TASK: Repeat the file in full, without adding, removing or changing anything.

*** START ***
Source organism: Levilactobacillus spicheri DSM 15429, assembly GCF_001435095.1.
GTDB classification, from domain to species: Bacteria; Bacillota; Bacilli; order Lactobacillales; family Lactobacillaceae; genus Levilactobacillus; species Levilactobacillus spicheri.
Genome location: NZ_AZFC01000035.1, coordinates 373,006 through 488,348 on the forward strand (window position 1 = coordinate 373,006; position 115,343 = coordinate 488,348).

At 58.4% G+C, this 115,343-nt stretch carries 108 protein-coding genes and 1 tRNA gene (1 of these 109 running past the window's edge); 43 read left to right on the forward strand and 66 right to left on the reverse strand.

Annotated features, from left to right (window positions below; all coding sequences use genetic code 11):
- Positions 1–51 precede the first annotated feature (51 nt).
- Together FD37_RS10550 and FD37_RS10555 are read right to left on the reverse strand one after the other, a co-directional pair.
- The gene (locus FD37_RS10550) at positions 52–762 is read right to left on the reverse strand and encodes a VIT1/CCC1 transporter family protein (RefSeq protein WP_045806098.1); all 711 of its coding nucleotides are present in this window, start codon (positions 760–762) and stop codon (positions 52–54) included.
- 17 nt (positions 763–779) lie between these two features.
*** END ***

Source organism: Levilactobacillus spicheri DSM 15429, assembly GCF_001435095.1.
GTDB classification, from domain to species: Bacteria; Bacillota; Bacilli; order Lactobacillales; family Lactobacillaceae; genus Levilactobacillus; species Levilactobacillus spicheri.
Genome location: NZ_AZFC01000035.1, coordinates 373,006 through 488,348 on the forward strand (window position 1 = coordinate 373,006; position 115,343 = coordinate 488,348).

At 58.4% G+C, this 115,343-nt stretch carries 108 protein-coding genes and 1 tRNA gene (1 of these 109 running past the window's edge); 43 read left to right on the forward strand and 66 right to left on the reverse strand.

Annotated features, from left to right (window positions below; all coding sequences use genetic code 11):
- Positions 1–51 precede the first annotated feature (51 nt).
- Together FD37_RS10550 and FD37_RS10555 are read right to left on the reverse strand one after the other, a co-directional pair.
- The gene (locus FD37_RS10550) at positions 52–762 is read right to left on the reverse strand and encodes a VIT1/CCC1 transporter family protein (RefSeq protein WP_045806098.1); all 711 of its coding nucleotides are present in this window, start codon (positions 760–762) and stop codon (positions 52–54) included.
- 17 nt (positions 763–779) lie between these two features.